This is a universal truth that has repeatedly been proven. Whether we speak in evolutionary terms of our species’ survival, or in economic, political, or social terms, mutual commitment to the thriving of all is the path of life. (One example of a scholarly work that over and over again demonstrates these lessons to be true is The Spirit Level: Why equality is better for everyone by R.G. Wilkinson and K. Pickett. See also How economic inequality harms societies.)
Welcome Readers! Please subscribe to Social Jesus Here.
(Read this series from its beginning here.)
We have discussed repeatedly over the past few weeks how marginalized and disenfranchised Jesus followers very early in the history of Jesus followers saw in Jesus’ teaching a path of concrete salvation in the here and now. The kind of community that Jesus cast before the imaginations of this listeners pointed toward ways they could thrive together: a kind of salvation. As Stephen Patterson puts it, “The empire of God was a way to survive” (in The Lost Way: How Two Forgotten Gospels Are Rewriting the Story of Christian Origins, p. 75, see also Our Dependence on One Another).
Again, Matthew’s gospel ties this story of resource-sharing and mutual thriving to Jesus’ last supper with his disciples: “While they were eating, Jesus took bread, and when he had given thanks, he broke it and gave it to his disciples.” (Matthew 26:26)
Today many Christians commemorate that supper with a small wafer or cracker and a one-ounce cup of juice or sip of wine from a communal grail. This hardly represents the daily communal full course meals early Jesus followers held, where those with more than they needed shared with those who didn’t have enough.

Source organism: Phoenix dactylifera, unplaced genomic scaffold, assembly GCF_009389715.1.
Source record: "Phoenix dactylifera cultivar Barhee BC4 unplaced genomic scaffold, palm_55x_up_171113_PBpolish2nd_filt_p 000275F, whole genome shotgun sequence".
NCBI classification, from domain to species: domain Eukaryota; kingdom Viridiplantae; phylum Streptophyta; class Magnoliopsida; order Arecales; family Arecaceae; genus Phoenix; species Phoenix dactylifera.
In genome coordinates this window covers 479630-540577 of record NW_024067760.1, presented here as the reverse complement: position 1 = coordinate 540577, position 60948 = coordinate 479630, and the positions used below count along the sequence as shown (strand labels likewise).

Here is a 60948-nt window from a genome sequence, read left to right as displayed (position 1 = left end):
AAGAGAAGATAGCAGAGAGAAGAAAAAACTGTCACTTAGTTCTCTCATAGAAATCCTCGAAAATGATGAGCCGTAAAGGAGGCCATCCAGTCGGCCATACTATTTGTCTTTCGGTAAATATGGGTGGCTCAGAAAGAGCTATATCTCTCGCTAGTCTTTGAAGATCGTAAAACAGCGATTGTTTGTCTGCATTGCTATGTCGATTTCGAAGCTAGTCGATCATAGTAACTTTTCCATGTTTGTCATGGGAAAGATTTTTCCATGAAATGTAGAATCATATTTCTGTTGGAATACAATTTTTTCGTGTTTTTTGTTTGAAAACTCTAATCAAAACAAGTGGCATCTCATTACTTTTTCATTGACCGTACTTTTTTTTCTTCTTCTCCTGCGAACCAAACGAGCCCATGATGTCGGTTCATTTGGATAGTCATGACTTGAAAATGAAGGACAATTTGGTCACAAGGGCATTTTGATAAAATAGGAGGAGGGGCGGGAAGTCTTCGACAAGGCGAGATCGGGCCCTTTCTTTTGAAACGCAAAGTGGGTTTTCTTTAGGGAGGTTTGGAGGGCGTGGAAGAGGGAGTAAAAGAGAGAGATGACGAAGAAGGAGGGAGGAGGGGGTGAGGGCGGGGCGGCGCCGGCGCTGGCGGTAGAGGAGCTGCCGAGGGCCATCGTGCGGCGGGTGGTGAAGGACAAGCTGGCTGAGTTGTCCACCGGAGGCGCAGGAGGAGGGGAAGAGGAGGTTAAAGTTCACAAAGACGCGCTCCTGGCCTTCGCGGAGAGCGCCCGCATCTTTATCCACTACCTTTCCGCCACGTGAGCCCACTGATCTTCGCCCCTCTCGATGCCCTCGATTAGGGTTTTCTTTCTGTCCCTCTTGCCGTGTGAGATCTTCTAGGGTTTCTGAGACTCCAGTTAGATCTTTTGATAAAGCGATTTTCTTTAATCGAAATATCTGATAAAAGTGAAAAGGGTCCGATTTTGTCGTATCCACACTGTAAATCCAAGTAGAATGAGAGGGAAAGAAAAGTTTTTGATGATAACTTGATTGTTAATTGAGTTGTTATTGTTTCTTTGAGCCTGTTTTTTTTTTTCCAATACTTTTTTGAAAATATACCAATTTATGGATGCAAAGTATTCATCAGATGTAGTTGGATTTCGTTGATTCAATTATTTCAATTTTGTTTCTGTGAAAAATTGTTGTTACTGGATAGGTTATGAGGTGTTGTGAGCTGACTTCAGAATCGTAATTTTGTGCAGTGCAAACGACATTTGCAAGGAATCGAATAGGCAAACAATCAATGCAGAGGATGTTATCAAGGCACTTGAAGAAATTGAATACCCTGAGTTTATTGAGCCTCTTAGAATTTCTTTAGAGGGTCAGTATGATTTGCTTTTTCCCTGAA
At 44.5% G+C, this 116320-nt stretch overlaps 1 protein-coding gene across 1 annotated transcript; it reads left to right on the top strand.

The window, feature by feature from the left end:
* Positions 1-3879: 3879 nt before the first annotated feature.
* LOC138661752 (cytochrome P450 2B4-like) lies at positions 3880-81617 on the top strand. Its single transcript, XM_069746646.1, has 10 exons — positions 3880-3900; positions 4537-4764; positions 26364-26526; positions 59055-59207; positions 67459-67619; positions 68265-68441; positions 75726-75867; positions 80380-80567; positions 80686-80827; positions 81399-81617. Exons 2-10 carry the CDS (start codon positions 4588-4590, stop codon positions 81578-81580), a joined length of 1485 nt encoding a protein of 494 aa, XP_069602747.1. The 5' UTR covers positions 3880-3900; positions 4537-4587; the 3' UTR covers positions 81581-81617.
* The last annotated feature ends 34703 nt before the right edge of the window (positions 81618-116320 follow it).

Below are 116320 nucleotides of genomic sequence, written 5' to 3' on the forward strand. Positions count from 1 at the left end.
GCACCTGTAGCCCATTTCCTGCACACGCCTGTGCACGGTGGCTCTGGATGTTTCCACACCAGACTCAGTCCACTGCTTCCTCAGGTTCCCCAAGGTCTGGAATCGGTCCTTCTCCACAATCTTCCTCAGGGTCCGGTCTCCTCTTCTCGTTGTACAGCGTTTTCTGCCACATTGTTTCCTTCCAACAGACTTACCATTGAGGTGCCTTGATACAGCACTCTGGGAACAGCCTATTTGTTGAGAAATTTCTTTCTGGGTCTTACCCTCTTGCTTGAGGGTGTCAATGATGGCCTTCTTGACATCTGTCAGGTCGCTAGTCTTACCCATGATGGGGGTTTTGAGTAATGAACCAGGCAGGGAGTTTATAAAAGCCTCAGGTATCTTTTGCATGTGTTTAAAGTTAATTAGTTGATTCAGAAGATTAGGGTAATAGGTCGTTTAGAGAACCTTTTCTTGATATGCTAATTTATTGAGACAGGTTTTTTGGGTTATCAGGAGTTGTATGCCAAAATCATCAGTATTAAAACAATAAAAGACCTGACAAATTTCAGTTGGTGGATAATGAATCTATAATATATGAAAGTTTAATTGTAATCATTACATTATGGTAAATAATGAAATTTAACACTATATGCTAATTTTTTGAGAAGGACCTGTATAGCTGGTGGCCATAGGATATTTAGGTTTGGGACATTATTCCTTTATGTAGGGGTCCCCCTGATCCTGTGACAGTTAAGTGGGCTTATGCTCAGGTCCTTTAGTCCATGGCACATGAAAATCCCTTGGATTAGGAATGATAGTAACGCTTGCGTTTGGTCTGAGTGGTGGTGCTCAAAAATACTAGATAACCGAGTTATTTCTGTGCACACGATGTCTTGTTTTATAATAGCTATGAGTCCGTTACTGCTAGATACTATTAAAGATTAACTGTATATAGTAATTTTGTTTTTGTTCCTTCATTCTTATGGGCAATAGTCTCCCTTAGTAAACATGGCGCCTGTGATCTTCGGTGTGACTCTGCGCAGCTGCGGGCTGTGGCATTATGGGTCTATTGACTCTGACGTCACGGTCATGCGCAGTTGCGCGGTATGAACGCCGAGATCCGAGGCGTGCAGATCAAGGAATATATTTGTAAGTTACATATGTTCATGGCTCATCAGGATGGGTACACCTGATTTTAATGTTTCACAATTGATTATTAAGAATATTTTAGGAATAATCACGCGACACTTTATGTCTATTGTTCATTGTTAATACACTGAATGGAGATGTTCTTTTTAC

“All the believers were together and had everything in common. They sold property and possessions to give to anyone who had need. Every day they continued to meet together in the temple courts. They broke bread in their homes and ate together with glad and sincere hearts.” (Acts 2:44-46, emphasis added.)
When the believers lost sight of the purpose of this meal, or the social location of the church changed, they received correctives like Paul’s letter to the Corinthians:
“When you come together, it is not the Lord’s Supper you eat, for when you are eating, some of you go ahead with your own private suppers. As a result, one person remains hungry and another gets drunk. Don’t you have homes to eat and drink in? Or do you despise the church of God by humiliating those who have nothing? What shall I say to you? Shall I praise you? Certainly not in this matter!” (1 Corinthians 11:20-22)
Forgetting the communal purpose of the Eucharist and its lessons of sharing our resources with one another when we have more than we need was equated with eating the bread or drinking the cup of the Lord “in an unworthy manner” and being “guilty of sinning against the body and blood of the Lord.” (1 Corinthians 11:27)
Again, the early church had a much less individualistic culture than those many Christians practice privately and personally today. Jesus’ teachings taught followers to love their neighbors as themselves. We’ll consider the implications of this same teaching for us today, next.
(Read Part 3)